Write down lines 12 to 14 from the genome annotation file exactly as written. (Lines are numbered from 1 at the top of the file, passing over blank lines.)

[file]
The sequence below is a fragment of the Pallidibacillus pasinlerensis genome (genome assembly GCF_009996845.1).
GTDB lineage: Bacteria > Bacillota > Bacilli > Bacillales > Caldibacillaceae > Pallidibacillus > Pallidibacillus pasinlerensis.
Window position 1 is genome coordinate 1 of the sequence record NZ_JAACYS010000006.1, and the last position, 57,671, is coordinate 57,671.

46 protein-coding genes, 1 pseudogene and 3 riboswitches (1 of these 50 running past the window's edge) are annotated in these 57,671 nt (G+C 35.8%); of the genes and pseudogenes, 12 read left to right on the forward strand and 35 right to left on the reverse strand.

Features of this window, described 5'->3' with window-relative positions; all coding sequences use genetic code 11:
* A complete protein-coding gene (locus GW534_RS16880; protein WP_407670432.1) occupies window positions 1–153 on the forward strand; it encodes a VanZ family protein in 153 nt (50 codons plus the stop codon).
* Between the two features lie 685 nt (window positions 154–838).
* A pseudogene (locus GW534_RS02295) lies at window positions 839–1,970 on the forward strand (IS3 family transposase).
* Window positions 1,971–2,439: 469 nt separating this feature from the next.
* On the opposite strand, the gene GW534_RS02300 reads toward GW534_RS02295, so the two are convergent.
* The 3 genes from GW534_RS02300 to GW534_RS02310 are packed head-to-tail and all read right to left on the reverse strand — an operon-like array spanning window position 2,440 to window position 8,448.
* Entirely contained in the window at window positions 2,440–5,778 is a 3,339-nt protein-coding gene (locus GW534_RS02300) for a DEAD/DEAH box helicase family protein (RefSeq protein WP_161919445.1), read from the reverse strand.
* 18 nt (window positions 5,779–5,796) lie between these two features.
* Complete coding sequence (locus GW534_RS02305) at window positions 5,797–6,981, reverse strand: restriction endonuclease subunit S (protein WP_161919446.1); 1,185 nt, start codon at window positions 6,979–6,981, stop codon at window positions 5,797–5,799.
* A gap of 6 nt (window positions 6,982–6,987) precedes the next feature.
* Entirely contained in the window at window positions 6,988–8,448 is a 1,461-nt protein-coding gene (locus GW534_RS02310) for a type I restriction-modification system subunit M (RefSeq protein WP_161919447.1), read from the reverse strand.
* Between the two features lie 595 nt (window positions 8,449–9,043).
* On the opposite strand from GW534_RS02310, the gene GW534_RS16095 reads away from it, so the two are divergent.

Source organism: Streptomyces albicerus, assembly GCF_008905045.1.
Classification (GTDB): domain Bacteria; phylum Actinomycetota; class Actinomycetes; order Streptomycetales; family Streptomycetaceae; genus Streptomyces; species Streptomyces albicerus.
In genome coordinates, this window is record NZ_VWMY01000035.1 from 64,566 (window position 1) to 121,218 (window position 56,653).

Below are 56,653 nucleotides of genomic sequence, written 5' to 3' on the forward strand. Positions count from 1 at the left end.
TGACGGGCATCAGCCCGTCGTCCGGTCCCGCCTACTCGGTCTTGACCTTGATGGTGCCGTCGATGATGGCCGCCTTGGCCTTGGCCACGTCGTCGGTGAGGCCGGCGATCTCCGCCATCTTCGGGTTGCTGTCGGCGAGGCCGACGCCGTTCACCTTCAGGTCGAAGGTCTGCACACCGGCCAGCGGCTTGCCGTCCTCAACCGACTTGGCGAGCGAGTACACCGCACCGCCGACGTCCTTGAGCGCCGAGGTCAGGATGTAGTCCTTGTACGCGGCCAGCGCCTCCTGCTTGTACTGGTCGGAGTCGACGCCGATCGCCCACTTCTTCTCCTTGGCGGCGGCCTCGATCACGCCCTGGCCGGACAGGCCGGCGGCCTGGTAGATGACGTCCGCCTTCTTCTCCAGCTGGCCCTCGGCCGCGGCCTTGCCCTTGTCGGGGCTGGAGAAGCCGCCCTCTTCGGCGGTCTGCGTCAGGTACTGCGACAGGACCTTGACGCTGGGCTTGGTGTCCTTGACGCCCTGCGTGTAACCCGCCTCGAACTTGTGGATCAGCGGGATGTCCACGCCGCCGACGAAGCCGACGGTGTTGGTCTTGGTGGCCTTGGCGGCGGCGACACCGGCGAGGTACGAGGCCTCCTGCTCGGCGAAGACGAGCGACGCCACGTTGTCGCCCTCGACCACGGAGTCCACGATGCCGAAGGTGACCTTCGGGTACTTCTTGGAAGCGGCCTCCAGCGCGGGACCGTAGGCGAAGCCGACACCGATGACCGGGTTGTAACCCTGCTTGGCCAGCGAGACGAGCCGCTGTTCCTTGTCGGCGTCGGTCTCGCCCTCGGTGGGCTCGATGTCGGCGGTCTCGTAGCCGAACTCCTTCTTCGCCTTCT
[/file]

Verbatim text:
* Entirely contained in the window at window positions 2,440–5,778 is a 3,339-nt protein-coding gene (locus GW534_RS02300) for a DEAD/DEAH box helicase family protein (RefSeq protein WP_161919445.1), read from the reverse strand.
* 18 nt (window positions 5,779–5,796) lie between these two features.
* Complete coding sequence (locus GW534_RS02305) at window positions 5,797–6,981, reverse strand: restriction endonuclease subunit S (protein WP_161919446.1); 1,185 nt, start codon at window positions 6,979–6,981, stop codon at window positions 5,797–5,799.